How many botulism cases cause death per year?
Fortunately, we have very few, if any, botulism cases associated with foods in the US. Now we only see what is known as "wound botulism." This is what happens when a cut is not cleaned out well and scabs over. In a very few cases, this will provide an ideal environment for the botulism organism to grow. Again, very fortunately this is an extremely rare event.
The most famous food-borne outbreak of botulism was
several years ago when a garlic-in-oil mixture at a
restaurant made two people ill. The story is told that a
young intern who had just taken a nutrition course
treated the two in the hospital and recognized the
symptoms from their description in the textbook. It may
be just a story, but it makes a nice illustration for
Many of us believe that home canned foods are
probably not as inherently safe as the data might
suggest, because almost everyone cooks the food before
serving it. Botulism toxin is destroyed by boiling for
10 minutes. So even if the products were improperly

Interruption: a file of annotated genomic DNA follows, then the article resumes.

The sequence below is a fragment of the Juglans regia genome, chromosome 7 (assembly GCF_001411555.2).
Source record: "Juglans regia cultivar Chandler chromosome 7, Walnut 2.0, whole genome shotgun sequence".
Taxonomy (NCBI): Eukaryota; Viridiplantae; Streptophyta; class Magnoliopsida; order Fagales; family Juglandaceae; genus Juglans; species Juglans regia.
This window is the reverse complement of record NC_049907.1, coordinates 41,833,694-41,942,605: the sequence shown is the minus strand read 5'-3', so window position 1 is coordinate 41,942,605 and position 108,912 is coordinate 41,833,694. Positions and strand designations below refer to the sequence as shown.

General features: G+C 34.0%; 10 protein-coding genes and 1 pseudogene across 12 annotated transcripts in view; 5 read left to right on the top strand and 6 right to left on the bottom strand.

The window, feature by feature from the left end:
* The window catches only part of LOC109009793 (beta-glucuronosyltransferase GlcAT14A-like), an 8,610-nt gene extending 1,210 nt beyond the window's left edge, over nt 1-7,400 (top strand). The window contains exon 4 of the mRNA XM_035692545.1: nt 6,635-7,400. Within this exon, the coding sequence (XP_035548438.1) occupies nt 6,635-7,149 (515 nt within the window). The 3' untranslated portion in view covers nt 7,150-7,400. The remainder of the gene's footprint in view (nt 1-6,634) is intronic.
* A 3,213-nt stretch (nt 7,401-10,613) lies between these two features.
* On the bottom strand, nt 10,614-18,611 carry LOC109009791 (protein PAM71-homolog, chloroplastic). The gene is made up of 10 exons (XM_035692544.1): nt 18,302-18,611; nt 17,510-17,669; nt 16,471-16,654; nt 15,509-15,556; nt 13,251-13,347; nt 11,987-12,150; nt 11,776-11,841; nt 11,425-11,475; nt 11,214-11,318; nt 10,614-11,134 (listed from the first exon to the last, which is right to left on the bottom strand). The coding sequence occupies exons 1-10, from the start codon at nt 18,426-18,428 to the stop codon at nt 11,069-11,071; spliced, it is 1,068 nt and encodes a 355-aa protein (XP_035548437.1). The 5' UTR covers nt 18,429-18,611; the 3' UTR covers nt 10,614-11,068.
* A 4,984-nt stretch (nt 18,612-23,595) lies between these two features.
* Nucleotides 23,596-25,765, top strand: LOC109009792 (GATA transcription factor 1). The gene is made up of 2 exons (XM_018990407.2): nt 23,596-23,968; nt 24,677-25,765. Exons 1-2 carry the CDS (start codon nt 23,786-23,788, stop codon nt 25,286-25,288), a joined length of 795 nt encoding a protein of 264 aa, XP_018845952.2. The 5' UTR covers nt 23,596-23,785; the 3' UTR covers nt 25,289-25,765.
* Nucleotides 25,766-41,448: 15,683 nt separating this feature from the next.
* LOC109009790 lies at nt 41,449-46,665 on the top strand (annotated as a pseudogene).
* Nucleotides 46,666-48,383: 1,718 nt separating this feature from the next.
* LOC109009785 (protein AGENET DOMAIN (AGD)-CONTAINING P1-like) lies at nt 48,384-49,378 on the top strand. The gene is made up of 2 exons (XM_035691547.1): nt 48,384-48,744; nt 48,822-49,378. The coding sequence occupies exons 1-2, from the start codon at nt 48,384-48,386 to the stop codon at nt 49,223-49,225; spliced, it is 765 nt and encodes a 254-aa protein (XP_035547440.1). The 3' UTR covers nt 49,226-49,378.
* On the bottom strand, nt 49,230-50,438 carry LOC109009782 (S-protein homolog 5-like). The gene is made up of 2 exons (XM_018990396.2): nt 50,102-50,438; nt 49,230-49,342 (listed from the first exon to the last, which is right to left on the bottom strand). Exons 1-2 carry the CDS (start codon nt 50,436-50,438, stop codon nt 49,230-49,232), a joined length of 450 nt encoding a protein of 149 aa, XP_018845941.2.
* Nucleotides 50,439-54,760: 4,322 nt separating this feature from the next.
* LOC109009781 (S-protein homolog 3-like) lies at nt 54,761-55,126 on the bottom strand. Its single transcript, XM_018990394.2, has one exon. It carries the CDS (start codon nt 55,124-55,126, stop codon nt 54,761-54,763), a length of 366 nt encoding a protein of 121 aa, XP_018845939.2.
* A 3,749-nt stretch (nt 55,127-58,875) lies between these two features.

canned, people would still be safe because of the
cooking. The other nice(?) thing is that there are some
spoilage organisms that are even more heat resistant
than the one that causes botulism so the food starts to
ooze or fizz out of the jar. Most people (but not all, I
must report) are sensible enough to throw the stuff out
rather than try to eat it.
The only stories I know about people getting sick
from botulism (and they are really old stories) are
about people who tasted a green bean from the jar before
cooking or something like that. Again, these are just
stories and I have never been able to track down their
There is a new program at the University of Georgia to revisit all of the old canning, freezing, and drying recipes. Dr. Elizabeth Andress heads that program. You can find more information about it at http://www.uga.edu/nchfp/. The group has decided to focus on the freezing and drying recommendations first, since they are in the most disarray and the canning recommendations seem to be working well based on the lack of food-borne illness.
Douglas L. Holt, Ph.D., Chair, Food
Science and Extension Specialist, University of
Last update: Tuesday, May 05, 2009